Reversing years of policy, California has decided to allow prostitutes to receive money from a state victims compensation fund if they are raped or beaten.
From the AP's Don Thompson: "Under the current system, those harmed in violent crimes can be paid for medical costs and related expenses, but prostitutes are excluded because their activities are illegal."
"Marybel Batjer, chairwoman of the Victim Compensation and Government Claims Board, called the rule "repugnant," adding in a later interview that, "Rape is rape, period."
"The three-member board voted unanimously to end California's status as the only state with such a prohibition, though it will take several months to formally repeal the regulation. The change does not affect the illegality of prostitution."
Covered California, which serves as a portal for health insurance under the new Affordable Care Act, is showing good numbers but is finding difficulties in meeting certain demographics.
From the U-T's Christopher Cadelago: "Two months into its launch, 109,296 Californians have enrolled in health coverage through the state's new insurance marketplace, officials said Thursday."
"The figures, which came a day after the latest federal release, show the exchange is steadily increasing enrollment even as it struggles to reach certain demographics. In the first week of December, 144,000 Californians completed applications and 49,708 enrolled in a plan - a rate of 7,100 per day or 15 times the agency's initial rate."
California may be a solidly blue state, but more voters now have negative vibes about labor unions -- the core of the Democratic power base -- than those who support them, according to a new Field Poll.
From the Bee's David Siders: A plurality of registered voters – 45 percent – now feel that way, compared to 40 percent who say they do more good.
"The poll registers a dramatic, 10 percentage point change in public opinion from two years ago, when voters rated labor unions far more positively. The measure follows heated controversies around public pensions, municipal bankruptcies and political campaigns involving organized labor – one of the most influential forces in California’s Democratic politics."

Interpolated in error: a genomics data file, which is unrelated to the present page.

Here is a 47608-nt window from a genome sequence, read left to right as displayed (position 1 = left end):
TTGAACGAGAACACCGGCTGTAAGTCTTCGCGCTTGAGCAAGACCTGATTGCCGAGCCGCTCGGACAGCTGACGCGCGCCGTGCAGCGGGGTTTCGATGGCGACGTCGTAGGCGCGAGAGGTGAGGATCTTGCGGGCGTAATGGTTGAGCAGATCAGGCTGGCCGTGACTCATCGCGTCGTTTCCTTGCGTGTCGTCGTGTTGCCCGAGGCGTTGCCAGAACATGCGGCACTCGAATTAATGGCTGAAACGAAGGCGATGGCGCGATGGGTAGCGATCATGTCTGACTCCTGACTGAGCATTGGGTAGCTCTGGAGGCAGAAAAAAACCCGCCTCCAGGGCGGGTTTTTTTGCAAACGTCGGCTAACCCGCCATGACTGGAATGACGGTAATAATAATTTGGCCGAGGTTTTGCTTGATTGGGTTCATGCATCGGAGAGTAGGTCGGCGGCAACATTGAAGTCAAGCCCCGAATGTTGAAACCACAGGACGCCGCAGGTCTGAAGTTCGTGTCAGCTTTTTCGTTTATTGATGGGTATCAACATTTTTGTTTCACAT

The much lauded, nonpartisan budget agreement in Congress produced a mixed response in California, such as opposition from conservative Republican Dana Rohrabacher and liberal Maxine Waters.
From the LAT's Richard Simon: "The Ripley's Believe It or Not moment came Thursday in a House vote to pass a budget deal designed to prevent another government shutdown."
"The vote scrambled the usual alliances within California's congressional delegation, with nine of the state's 53 House members — seven Democrats and two Republicans — voting against the agreement."
"Rizzo, who is already facing 10 to 12 years in prison for his role in the corruption scandal
, agreed Thursday to plead guilty to conspiracy to file false tax returns and to cooperate with federal authorities."
"The bogus losses "operated to substantially offset the increasing wages defendant received from his employment with the city of Bell," according to the plea agreement."
Angela Spaccia, Rizzo's second in command in Bell, who was convicted on 11 counts of corruption earlier this week, has not been charged. However, she is referred to in the charging documents as "A.S.," along with her company, Sheffield Management Corp."
And from our "Tales of the Great Depression" file comes word that the ghost of Upton Sinclair is alive and well in the state Capitol.
"State Sen. Mark DeSaulnier, D-Concord, will chair the Ending Poverty and Inequality in California (EPIC) Caucus."
“Bill Monning suggested that name, and as a fan ofUpton Sinclair, I immediately liked it,” DeSauliner said Thursday afternoon."
"Through the difficult budgets of recent years, “a lot of my frustration was that there’s not a lot of research that indicates what a good investment is” to abate poverty and reduce inequality, he said. Just as the Legislature’s Environmental Caucus has been instrumental in developing landmark legislation that has put California ahead of the nation and world on various issues, so too does DeSaulnier hope this new caucus will do likewise."